I eventually realized that predefined WinRT color values like Windows.UI.Colors.aqua would cause the issue while JS literal based colors didn't cause the issue (Windows.UI.Color is a WinRT struct which projects in JS as a JS literal object with the struct members as JS object properties so its easy to write something like {r: 0, g: 0, b: 0, a: 0} to make a color) and I had been mixing both in my tests without realizing there would be a difference. I debugged into the backgroundColor property setter that consumed the WinRT color struct to see what was different between Windows.UI.Colors.black and {a: 1, r: 0, g: 0, b: 0} and found the two structs to be byte wise exactly the same.

On a hunch I tried my test app with only a reference to the color and otherwise no interaction with the AppBar and not doing anything with the actual reference to the color: Windows.UI.Colors.black;. This too caused the issue. I knew that the implementation for these WinRT const values live in a DLL and guessed that something in the code to create these predefined colors was causing the issue. I debugged in and no luck. Now I also have experienced crusty code that would do exciting things in its DllMain, the function that's called when a DLL is loaded into the process so I tried modifying my C++ code to simply LoadLibrary the DLL containing the WinRT color definition, windows.ui.xaml.dll and found the bug still occurred! A short lived moment of relief as the world seemed to make sense again.

Debugging into DllMain nothing interesting happened. There were interesting calls in there to be sure, but all of them behind conditions that were false. I was again stumped. On another hunch I tried renaming the DLL and only LoadLibrary'ing it and the bug went away. I took a different DLL renamed it windows.ui.xaml.dll and tried LoadLibrary'ing that and the bug came back. Just the name of the DLL was causing the issue.

I searched for the DLL name in our source code index and found hits in the accessibility tool. Grinning I opened the source to find that the accessibility tool's phone side service was trying to determine if a process belonged to a XAML app or not because XAML apps had a different accessibility contract. It did this by checking to see if windows.ui.xaml.dll was loaded in the target process.

At this point I got to fix my main issue and open several new bugs for the variety of problems I had just run into. This is a how to on writing software that is difficult to debug.

PermalinkCommentsbug debug javascript JS technical windows winrt

location.hash and location.search are bad and they should feel bad

2014 May 22, 9:25
The DOM location interface exposes the HTML document's URI parsed into its properties. However, it is ancient and has problems that bug me but otherwise rarely show up in the real world. Complaining about mostly theoretical issues is why blogging exists, so here goes:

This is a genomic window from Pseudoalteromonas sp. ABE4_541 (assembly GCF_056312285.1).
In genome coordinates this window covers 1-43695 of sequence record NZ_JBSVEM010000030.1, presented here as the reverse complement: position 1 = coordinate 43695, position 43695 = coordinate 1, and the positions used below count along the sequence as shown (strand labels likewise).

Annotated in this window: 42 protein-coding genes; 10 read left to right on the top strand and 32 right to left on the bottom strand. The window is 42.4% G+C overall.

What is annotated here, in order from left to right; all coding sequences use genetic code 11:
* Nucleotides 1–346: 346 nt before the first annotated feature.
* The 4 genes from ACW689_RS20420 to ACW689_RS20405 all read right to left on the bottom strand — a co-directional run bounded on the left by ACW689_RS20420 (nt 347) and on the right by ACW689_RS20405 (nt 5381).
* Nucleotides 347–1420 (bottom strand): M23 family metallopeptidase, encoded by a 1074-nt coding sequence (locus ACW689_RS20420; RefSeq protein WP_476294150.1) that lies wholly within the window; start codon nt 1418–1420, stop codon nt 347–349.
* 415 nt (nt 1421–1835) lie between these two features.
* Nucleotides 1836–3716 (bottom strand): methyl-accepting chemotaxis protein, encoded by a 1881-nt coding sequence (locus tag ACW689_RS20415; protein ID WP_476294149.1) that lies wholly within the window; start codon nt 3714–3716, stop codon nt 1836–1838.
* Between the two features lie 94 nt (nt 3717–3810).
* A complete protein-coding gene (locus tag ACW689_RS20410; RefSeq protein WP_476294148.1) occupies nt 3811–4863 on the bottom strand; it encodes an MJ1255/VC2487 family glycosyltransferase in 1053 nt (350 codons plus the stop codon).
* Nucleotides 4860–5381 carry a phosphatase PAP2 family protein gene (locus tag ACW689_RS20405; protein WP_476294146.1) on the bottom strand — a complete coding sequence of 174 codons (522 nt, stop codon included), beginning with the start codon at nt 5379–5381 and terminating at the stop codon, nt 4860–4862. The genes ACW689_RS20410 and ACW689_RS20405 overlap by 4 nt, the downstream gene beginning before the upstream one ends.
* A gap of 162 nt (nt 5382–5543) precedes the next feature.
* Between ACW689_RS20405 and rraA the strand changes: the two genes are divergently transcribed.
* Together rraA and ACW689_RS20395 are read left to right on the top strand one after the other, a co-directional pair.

• The location object's search, hash, and protocol properties are all misnomers that lead to confusion about the correct terms:
    • The 'search' property returns the URI's query property. The query property isn't limited to containing search terms.
    • The 'hash' property returns the URI's fragment property. This one is just named after its delimiter. It should be called the fragment.
    • The 'protocol' property returns the URI's scheme property. A URI's scheme isn't necessarily a protocol. The http URI scheme of course uses the HTTP protocol, but the https URI scheme is the HTTP protocol over SSL/TLS - there is no HTTPS protocol. Similarly for something like mailto - there is no mailto wire protocol.
  • The 'hash' and 'search' location properties both return null in the case that their corresponding URI property doesn't exist or if its the empty string. A URI with no query property and a URI with an empty string query property that are otherwise the same, are not equal URIs and are allowed by HTTP to return different content. Similarly for the fragment. Unless the specific URI scheme defines otherwise, an empty query or hash isn't the same as no query or hash.
But like complaining about the number of minutes in an hour none of this can ever change without huge compat issues on the web. Accordingly I can only give my thanks to Anne van Kesteren and the awesome work on the URL standard moving towards a more sane (but still working practically within the constraints of compat) location object and URI parsing in the browser.
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The Doritos origin story: Repurposed garbage from Disneyland

2014 May 6, 7:16

shortformblog:

A reminder that those Doritos you love are trash:

Shortly after Disneyland opened in 1955, the founder of Frito-Lay got permission from Walt Disney to open a restaurant in Frontierland with a Mexican-ish theme. “Casa de Fritos” was, unsurprisingly, all about the Fritos. Customers got free Fritos, and Fritos were incorporated into many of the dishes. Fritos were dispensed by an animatronic vending machine that featured the terrifying “Frito Kid”asking his assistant “Klondike” to bring the bag up from a mineshaft. I guess the conceit is that Fritos were mined by Forty-Niners?

Casa de Fritos contracted their tortilla production to a company called Alex Foods. One of the salesmen from Alex Foods, making a delivery to Casa de Fritos, noticed stale tortillas in the garbage and gave the cook a little tip: fry them and sell them as chips instead of throwing them away. Casa de Fritos began making these fried, seasoned chips to enormous success, but didn’t report this new menu item to the Frito-Lay company.

Eventually Frito-Lay found out what they were doing with the chips, packaged them, and sold them by the truckload. See, dumpster diving works out sometimes!

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Bank robbers use KVM switch and 3G router to steal money

2014 Apr 28, 10:01

Using social engineering to install a remote-controlled keyboard-video-mouse (KVM) switch on bank PCs, the gang managed to transfer millions to outside accounts in two separate jobs in April and July of 2013. They were caught attempting to rob a third bank in September.

PermalinkCommentstechnical bank-robbery